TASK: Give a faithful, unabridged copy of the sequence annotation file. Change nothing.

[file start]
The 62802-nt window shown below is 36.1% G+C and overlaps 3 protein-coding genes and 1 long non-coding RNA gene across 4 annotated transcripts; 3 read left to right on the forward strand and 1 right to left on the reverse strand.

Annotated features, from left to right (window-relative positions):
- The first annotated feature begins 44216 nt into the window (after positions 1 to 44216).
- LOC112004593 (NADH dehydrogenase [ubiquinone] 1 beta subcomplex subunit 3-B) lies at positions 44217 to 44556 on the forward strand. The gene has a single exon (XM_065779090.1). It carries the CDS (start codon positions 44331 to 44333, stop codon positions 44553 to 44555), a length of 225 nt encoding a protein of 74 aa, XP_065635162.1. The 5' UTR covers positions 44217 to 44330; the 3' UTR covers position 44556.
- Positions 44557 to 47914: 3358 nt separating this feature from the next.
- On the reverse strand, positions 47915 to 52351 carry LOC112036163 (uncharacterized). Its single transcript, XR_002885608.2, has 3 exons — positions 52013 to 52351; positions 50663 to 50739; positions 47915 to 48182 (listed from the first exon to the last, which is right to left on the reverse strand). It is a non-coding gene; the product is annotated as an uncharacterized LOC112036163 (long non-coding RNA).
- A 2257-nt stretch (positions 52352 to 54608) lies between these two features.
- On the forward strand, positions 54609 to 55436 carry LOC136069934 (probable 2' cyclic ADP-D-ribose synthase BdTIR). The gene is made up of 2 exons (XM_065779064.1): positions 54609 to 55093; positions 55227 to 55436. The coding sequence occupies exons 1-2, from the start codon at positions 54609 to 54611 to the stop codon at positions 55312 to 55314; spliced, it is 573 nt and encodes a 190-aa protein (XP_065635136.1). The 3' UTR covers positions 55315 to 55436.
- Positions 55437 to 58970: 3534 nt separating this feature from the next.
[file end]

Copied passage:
The 62802-nt window shown below is 36.1% G+C and overlaps 3 protein-coding genes and 1 long non-coding RNA gene across 4 annotated transcripts; 3 read left to right on the forward strand and 1 right to left on the reverse strand.

Annotated features, from left to right (window-relative positions):
- The first annotated feature begins 44216 nt into the window (after positions 1 to 44216).
- LOC112004593 (NADH dehydrogenase [ubiquinone] 1 beta subcomplex subunit 3-B) lies at positions 44217 to 44556 on the forward strand. The gene has a single exon (XM_065779090.1). It carries the CDS (start codon positions 44331 to 44333, stop codon positions 44553 to 44555), a length of 225 nt encoding a protein of 74 aa, XP_065635162.1. The 5' UTR covers positions 44217 to 44330; the 3' UTR covers position 44556.
- Positions 44557 to 47914: 3358 nt separating this feature from the next.
- On the reverse strand, positions 47915 to 52351 carry LOC112036163 (uncharacterized). Its single transcript, XR_002885608.2, has 3 exons — positions 52013 to 52351; positions 50663 to 50739; positions 47915 to 48182 (listed from the first exon to the last, which is right to left on the reverse strand). It is a non-coding gene; the product is annotated as an uncharacterized LOC112036163 (long non-coding RNA).
- A 2257-nt stretch (positions 52352 to 54608) lies between these two features.
- On the forward strand, positions 54609 to 55436 carry LOC136069934 (probable 2' cyclic ADP-D-ribose synthase BdTIR). The gene is made up of 2 exons (XM_065779064.1): positions 54609 to 55093; positions 55227 to 55436. The coding sequence occupies exons 1-2, from the start codon at positions 54609 to 54611 to the stop codon at positions 55312 to 55314; spliced, it is 573 nt and encodes a 190-aa protein (XP_065635136.1). The 3' UTR covers positions 55315 to 55436.
- Positions 55437 to 58970: 3534 nt separating this feature from the next.